• Are users consuming our content? Are they exploring all the content types our site has to offer? 
  • What are users searching for within our site?
  • Where are visitors dropping off? Are they exiting out of an uncompleted form or bouncing almost immediately after arriving on a landing page?

Once you identify what’s working well and what’s not, you’ll start to discover what more you need to explore with users.

Hotjar Heatmaps
Hotjar Heatmaps can help you understand user behavior by showing you where users move, click, and scroll. 

Scenario 2: You’re Starting From Scratch 

If you don’t have any data to work with, you’ll need to get creative to identify issues to test. 

This is where the benefits of qualitative data come in. Conduct user surveys and interviews and engage in stakeholder conversations to discover helpful insights to pursue.

Although this can seem more challenging than evaluating an existing site, the good news is it gives you an opportunity to build a bespoke solution that’s designed from the get-go to meet user needs. Sometimes, this is easier to accomplish than fixing long-standing issues. 

3. Decide Which Elements of Your Website to Test

Feedback from quantitative and qualitative data will provide you with a good idea of what to test with users and help you build a site that drives action.

It may seem counterintuitive to conduct testing on a website that will be rebuilt, but user testing the current state of a website can contribute valuable UX research.

It’s often helpful to start with user comprehension. Do target visitors understand what your organization is offering? Are you expressing your brand clearly and consistently? And are you truly meeting your audience’s needs? Do they understand how to complete what they came to the site to do?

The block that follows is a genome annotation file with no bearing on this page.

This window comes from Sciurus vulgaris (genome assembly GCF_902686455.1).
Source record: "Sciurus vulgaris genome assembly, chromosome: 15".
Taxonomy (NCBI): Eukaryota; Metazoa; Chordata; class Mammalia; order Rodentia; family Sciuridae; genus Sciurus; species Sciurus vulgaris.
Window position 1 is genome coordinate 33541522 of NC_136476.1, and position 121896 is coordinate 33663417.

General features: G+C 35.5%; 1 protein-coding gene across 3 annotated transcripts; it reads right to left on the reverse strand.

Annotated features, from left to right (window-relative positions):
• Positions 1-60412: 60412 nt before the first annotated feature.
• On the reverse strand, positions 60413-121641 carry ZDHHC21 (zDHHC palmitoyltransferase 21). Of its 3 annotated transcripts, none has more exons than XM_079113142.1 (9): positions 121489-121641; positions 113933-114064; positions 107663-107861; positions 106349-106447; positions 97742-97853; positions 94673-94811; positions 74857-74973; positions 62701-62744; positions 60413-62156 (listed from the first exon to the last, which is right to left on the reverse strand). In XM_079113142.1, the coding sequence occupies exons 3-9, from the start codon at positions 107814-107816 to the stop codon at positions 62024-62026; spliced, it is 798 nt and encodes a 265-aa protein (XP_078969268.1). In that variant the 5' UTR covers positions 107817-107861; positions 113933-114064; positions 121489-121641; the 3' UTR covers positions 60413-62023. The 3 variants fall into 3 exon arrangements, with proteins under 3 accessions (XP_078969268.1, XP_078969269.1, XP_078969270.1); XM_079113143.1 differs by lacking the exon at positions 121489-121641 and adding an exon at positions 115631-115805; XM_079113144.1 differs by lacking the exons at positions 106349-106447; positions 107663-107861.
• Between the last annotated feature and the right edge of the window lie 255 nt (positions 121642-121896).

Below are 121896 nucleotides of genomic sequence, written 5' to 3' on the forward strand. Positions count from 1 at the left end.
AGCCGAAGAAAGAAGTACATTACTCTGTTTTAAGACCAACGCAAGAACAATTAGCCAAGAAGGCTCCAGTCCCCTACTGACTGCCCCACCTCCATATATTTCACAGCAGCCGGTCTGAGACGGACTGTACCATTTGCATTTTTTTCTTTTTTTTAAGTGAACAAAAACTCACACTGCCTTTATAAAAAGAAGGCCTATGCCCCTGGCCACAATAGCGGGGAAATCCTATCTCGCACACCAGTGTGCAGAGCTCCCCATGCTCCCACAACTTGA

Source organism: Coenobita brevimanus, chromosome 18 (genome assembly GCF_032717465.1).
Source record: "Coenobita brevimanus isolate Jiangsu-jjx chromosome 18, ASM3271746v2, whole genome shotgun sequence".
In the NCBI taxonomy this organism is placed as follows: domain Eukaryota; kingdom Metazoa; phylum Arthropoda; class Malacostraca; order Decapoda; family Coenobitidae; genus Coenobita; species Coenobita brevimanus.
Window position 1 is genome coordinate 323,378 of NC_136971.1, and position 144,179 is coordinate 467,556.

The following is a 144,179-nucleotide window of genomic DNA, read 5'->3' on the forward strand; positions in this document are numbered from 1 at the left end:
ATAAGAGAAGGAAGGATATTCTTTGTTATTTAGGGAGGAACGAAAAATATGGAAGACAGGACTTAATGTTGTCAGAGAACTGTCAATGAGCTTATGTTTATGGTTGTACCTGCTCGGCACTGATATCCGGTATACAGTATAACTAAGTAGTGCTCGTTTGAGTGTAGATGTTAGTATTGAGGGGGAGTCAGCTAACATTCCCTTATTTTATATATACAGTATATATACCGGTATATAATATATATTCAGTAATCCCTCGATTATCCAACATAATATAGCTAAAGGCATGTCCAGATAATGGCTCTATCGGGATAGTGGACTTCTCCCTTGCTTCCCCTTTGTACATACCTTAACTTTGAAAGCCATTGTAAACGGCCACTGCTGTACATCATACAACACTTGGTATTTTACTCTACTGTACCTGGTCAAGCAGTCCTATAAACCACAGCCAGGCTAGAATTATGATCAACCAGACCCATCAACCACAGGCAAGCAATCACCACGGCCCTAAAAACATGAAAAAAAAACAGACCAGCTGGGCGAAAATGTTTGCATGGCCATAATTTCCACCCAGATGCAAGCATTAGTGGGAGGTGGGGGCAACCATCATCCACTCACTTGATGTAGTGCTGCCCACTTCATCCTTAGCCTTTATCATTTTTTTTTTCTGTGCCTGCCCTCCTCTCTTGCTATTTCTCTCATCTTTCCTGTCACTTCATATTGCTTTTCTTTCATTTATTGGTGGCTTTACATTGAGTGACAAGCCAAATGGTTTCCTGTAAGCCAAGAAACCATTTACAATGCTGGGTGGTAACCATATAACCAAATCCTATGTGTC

Next, consider whether or not you understand site visitor behavior. Remember all the questions you asked in Step 2? Take what you discovered and start looking at the specific elements you want to work on. Information architecture, navigation, design choices, button/call-to-action placement — all of these common areas to test. 

It’s also helpful to consider the key user tasks you want your audience to complete. For example, if you’re a college or university that wants to boost student applications, some key tasks might include exploring available majors and minors, registering for a campus visit, and — ultimately — clicking on the “Apply Now” button. Seeing how easily users can complete these tasks should be a primary goal of user testing.

4. Engage in Quantitative and Qualitative Testing 

Once you know what you want to test, it’s time to think about how you will test it. To get a full picture of what users need, you should plan to conduct both qualitative and quantitative testing. That’s because the most reliable research is that in which qualitative findings inform quantitative ones — and vice versa. 

Qualitative Testing Options

Qualitative testing is focused on narratives (e.g. moderated user testing, exploratory interviews, and open-ended questionnaires). It answers the question, “why”. A great place to start is to interview a handful of key users about their general experience to see what comes up. Ask them about their opinions of the site and/or have them complete common website tasks to observe the challenges they experience.